mend fences

mend fences


  • to try and improve a bad relationship with another party
  • to try and repair or restore a relationship that has been marred by an argument or misunderstanding

Example Sentences

  1. After the nasty fight with her sister, Alice decided to mend fences by buying her sister some presents.
  2. It is always advisable to mend fences with colleagues at work immediately after a disagreement occurs.
  3. Natalia is someone who is always willing to set her differences aside and mend fences with whomever she has had issues with.
  4. Why don’t we forgive, forget and mend fences?
  5. Jason mended fences with his mother by replacing the teapot that he had broken earlier.
  6. Mark is very good at mending fences with people he had previously hurt.
  7. When you hurt people with your actions, you should do everything you can to mend fences with them.


The idiom originated from the 17th century proverb which states “Good fences make good neighbours”. So apparently, when the fence is damaged, it is mended or repaired in order to maintain the good relationship with your neighbour. So in the 20th century, the phrase evolved and was then used to refer to rebuilding previously good relationships.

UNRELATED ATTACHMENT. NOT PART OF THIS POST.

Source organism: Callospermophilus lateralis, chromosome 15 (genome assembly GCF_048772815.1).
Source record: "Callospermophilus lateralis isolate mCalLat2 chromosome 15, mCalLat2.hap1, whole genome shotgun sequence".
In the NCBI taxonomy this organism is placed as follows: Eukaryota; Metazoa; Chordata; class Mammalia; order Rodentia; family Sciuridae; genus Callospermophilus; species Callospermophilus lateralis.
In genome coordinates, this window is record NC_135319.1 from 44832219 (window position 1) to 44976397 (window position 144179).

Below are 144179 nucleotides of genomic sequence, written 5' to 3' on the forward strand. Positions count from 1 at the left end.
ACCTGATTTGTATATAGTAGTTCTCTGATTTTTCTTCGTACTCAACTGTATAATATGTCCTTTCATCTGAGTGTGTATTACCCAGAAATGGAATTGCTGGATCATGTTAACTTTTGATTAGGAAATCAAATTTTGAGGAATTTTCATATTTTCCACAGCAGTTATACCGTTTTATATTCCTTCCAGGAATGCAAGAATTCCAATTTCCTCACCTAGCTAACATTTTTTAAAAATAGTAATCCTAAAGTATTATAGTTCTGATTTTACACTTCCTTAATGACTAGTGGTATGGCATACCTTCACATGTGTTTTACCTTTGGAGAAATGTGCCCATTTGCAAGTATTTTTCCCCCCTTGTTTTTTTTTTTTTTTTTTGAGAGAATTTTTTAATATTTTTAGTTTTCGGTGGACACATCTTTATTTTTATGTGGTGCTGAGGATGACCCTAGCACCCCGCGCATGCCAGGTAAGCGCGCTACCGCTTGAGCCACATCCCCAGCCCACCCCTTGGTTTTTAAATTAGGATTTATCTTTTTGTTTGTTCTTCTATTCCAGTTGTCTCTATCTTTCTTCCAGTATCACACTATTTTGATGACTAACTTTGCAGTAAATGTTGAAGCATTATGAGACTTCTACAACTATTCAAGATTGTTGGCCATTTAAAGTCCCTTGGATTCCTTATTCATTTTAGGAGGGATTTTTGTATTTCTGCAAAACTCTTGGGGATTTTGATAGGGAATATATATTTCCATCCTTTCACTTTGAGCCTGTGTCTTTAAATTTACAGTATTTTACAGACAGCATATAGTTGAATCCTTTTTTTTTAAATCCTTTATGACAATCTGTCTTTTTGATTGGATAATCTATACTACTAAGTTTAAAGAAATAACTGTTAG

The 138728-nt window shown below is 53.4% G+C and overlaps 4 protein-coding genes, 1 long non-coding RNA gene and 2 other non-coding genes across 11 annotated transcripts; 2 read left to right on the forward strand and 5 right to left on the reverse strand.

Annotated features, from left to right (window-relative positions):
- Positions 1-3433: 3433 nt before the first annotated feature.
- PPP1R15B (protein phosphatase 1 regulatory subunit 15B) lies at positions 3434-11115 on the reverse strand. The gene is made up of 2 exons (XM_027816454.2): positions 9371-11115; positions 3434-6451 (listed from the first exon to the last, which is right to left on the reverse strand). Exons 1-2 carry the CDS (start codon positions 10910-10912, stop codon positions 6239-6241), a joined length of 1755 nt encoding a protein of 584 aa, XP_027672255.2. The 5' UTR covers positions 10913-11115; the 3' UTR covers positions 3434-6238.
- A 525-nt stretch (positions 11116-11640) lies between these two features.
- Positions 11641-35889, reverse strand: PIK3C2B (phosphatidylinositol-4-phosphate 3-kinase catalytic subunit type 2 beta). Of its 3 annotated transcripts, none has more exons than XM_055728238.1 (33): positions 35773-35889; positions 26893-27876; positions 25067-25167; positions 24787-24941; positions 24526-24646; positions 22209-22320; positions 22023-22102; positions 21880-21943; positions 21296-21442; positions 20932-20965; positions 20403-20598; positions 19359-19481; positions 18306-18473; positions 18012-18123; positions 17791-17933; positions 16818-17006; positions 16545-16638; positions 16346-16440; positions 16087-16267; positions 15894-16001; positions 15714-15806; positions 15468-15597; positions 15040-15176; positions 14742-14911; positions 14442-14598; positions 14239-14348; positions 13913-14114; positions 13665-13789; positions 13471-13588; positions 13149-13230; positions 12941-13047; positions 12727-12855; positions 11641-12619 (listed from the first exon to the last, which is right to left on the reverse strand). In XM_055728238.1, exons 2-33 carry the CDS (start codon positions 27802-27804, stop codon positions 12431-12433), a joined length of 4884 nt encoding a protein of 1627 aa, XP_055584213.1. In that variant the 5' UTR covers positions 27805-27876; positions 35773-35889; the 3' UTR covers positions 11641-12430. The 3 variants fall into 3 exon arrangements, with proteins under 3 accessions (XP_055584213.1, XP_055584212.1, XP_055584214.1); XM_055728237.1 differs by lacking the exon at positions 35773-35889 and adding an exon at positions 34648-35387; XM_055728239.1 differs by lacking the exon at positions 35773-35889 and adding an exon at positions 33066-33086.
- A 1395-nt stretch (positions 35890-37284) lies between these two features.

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Idiom of the Day

marry in haste, repent at leisure

Meaning: if you marry someone without knowing the person well, you will later regret your decision to marry

Example: Sally and Bob had hardly known each other for a few months before they decided to get married, and now they are having big problems. Marry in haste, repent at leisure! Read on


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